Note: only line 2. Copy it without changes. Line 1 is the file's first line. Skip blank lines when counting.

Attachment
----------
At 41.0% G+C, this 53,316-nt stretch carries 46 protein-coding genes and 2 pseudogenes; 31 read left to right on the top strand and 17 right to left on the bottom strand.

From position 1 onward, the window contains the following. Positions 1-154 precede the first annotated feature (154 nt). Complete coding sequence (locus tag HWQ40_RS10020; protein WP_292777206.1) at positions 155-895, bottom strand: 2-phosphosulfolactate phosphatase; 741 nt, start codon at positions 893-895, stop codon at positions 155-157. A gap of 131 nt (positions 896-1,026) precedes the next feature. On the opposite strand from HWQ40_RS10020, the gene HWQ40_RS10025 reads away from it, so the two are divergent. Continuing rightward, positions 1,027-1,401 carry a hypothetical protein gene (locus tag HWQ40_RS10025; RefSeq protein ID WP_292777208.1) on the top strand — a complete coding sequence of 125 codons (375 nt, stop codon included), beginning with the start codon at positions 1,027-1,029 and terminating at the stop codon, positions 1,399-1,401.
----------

From position 1 onward, the window contains the following. Positions 1-154 precede the first annotated feature (154 nt). Complete coding sequence (locus tag HWQ40_RS10020; protein WP_292777206.1) at positions 155-895, bottom strand: 2-phosphosulfolactate phosphatase; 741 nt, start codon at positions 893-895, stop codon at positions 155-157. A gap of 131 nt (positions 896-1,026) precedes the next feature. On the opposite strand from HWQ40_RS10020, the gene HWQ40_RS10025 reads away from it, so the two are divergent. Continuing rightward, positions 1,027-1,401 carry a hypothetical protein gene (locus tag HWQ40_RS10025; RefSeq protein ID WP_292777208.1) on the top strand — a complete coding sequence of 125 codons (375 nt, stop codon included), beginning with the start codon at positions 1,027-1,029 and terminating at the stop codon, positions 1,399-1,401.